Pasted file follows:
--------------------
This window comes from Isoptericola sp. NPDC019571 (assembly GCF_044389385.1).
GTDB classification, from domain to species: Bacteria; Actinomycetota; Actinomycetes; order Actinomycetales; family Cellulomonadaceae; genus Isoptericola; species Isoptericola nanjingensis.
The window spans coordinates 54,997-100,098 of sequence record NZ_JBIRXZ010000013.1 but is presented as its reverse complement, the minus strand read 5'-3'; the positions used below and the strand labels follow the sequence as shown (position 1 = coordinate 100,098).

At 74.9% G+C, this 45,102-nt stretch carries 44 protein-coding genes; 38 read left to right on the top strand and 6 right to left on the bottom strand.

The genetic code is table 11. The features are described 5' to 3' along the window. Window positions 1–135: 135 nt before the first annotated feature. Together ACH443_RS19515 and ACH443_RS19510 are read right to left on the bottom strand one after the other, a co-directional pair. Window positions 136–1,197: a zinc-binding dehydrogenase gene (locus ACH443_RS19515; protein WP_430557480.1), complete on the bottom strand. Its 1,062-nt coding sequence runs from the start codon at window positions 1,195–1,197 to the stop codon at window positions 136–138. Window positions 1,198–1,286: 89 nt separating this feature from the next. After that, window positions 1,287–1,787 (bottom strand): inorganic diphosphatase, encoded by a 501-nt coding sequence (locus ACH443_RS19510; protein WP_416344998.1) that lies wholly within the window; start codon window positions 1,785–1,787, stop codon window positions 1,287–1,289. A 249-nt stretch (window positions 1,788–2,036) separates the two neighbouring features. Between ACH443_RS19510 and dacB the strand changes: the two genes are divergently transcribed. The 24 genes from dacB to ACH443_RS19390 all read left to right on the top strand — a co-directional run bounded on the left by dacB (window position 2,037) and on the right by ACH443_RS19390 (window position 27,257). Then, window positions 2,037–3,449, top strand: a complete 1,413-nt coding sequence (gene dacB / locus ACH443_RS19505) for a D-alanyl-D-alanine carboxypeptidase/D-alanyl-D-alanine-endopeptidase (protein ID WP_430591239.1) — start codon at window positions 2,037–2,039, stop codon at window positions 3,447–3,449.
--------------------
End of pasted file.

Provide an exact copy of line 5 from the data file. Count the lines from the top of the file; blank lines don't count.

The genetic code is table 11. The features are described 5' to 3' along the window. Window positions 1–135: 135 nt before the first annotated feature. Together ACH443_RS19515 and ACH443_RS19510 are read right to left on the bottom strand one after the other, a co-directional pair. Window positions 136–1,197: a zinc-binding dehydrogenase gene (locus ACH443_RS19515; protein WP_430557480.1), complete on the bottom strand. Its 1,062-nt coding sequence runs from the start codon at window positions 1,195–1,197 to the stop codon at window positions 136–138. Window positions 1,198–1,286: 89 nt separating this feature from the next. After that, window positions 1,287–1,787 (bottom strand): inorganic diphosphatase, encoded by a 501-nt coding sequence (locus ACH443_RS19510; protein WP_416344998.1) that lies wholly within the window; start codon window positions 1,785–1,787, stop codon window positions 1,287–1,289. A 249-nt stretch (window positions 1,788–2,036) separates the two neighbouring features. Between ACH443_RS19510 and dacB the strand changes: the two genes are divergently transcribed. The 24 genes from dacB to ACH443_RS19390 all read left to right on the top strand — a co-directional run bounded on the left by dacB (window position 2,037) and on the right by ACH443_RS19390 (window position 27,257). Then, window positions 2,037–3,449, top strand: a complete 1,413-nt coding sequence (gene dacB / locus ACH443_RS19505) for a D-alanyl-D-alanine carboxypeptidase/D-alanyl-D-alanine-endopeptidase (protein ID WP_430591239.1) — start codon at window positions 2,037–2,039, stop codon at window positions 3,447–3,449.